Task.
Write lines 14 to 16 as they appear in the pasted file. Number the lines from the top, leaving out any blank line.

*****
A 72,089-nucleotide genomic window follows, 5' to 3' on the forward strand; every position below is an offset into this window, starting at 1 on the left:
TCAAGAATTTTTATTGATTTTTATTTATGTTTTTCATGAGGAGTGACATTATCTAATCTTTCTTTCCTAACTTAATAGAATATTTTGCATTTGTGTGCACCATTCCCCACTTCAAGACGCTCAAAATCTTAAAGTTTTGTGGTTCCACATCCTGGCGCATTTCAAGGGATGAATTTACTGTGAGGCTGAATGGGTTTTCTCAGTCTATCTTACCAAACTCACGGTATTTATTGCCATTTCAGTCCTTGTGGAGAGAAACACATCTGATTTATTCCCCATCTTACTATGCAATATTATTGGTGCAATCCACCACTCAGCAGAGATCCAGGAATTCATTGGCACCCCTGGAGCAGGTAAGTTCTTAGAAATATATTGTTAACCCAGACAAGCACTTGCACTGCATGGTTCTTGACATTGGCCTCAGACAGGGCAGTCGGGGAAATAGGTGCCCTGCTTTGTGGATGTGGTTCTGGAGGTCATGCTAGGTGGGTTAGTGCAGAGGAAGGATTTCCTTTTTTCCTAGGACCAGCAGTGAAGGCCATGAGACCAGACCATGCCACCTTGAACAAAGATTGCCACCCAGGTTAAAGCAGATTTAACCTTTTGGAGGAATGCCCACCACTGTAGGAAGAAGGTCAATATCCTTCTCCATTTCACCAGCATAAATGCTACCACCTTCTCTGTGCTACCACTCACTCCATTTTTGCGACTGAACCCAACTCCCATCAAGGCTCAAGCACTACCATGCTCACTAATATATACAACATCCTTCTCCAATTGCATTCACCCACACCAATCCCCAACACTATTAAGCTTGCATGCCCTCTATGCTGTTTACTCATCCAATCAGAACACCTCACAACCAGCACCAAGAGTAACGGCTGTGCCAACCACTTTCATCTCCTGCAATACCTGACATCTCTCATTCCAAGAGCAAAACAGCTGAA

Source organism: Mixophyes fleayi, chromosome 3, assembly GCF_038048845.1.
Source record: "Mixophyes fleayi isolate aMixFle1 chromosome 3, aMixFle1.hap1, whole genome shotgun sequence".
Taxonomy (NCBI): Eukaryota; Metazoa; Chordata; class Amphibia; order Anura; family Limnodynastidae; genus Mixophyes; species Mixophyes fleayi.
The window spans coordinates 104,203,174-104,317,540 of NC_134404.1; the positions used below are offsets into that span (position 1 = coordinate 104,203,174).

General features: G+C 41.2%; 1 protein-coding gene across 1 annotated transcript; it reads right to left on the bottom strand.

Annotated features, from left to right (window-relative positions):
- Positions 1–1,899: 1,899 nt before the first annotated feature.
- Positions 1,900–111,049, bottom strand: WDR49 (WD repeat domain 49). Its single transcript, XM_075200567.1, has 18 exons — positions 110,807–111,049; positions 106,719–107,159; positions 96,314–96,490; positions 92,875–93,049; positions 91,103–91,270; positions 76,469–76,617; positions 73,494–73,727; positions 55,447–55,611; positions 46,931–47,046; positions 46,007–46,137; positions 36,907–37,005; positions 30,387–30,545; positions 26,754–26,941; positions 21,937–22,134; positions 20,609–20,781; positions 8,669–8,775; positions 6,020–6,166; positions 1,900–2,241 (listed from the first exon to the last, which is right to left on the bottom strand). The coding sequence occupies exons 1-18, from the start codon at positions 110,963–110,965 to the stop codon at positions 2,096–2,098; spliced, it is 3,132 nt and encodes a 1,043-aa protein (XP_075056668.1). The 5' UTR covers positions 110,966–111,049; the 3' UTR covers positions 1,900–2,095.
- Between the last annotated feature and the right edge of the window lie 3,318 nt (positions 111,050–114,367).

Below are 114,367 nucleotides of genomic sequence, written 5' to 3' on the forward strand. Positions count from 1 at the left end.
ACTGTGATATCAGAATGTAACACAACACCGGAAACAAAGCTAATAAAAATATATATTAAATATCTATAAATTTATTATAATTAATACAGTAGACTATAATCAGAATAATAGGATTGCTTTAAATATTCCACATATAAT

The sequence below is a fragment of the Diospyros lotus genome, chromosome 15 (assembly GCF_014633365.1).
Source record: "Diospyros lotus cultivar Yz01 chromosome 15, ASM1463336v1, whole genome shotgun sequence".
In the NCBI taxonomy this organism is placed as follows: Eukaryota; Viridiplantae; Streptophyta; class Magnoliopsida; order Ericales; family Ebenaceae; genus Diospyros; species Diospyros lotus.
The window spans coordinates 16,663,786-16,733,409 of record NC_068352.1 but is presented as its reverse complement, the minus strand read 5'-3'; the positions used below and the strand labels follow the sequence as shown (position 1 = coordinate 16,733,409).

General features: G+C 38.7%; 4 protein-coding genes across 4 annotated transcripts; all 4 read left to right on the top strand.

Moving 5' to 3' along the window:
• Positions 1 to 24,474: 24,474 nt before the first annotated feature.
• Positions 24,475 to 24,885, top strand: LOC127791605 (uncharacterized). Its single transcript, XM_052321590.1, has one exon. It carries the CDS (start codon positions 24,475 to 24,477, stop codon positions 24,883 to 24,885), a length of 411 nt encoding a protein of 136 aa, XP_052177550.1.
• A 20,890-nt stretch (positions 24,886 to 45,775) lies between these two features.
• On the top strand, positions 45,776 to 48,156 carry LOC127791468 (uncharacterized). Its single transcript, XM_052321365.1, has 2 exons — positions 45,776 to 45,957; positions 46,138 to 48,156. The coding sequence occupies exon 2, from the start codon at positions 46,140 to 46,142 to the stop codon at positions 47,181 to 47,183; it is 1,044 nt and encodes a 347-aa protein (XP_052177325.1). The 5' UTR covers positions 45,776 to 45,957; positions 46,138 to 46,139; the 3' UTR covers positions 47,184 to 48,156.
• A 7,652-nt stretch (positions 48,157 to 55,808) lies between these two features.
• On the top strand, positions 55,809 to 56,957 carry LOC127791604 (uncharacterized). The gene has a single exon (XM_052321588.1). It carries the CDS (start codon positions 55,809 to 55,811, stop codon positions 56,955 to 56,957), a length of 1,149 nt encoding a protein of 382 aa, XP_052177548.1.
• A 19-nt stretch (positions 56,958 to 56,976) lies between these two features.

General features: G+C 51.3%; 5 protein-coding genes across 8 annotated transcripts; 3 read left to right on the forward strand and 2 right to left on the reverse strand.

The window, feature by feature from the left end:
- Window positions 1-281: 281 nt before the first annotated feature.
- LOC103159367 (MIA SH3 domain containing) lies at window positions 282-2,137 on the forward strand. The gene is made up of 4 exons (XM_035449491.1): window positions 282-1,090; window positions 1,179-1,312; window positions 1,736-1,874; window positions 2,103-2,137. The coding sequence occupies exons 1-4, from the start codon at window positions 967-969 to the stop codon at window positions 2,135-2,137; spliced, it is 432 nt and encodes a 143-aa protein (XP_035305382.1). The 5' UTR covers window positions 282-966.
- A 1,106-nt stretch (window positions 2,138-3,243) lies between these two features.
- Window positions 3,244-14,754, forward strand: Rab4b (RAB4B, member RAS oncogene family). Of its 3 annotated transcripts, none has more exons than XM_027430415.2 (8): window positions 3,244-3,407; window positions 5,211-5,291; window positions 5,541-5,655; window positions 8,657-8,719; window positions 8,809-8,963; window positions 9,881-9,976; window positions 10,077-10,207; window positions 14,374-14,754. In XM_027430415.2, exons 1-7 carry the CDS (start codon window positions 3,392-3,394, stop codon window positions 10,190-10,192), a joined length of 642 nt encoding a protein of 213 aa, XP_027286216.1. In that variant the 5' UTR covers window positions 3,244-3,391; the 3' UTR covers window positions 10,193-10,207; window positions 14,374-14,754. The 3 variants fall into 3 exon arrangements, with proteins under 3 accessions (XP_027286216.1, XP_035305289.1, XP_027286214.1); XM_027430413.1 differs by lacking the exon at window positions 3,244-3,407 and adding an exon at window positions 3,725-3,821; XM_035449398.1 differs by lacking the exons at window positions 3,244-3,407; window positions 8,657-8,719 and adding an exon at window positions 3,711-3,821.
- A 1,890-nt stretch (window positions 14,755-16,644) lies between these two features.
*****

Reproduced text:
The sequence below is a fragment of the Diospyros lotus genome, chromosome 15 (assembly GCF_014633365.1).
Source record: "Diospyros lotus cultivar Yz01 chromosome 15, ASM1463336v1, whole genome shotgun sequence".
In the NCBI taxonomy this organism is placed as follows: Eukaryota; Viridiplantae; Streptophyta; class Magnoliopsida; order Ericales; family Ebenaceae; genus Diospyros; species Diospyros lotus.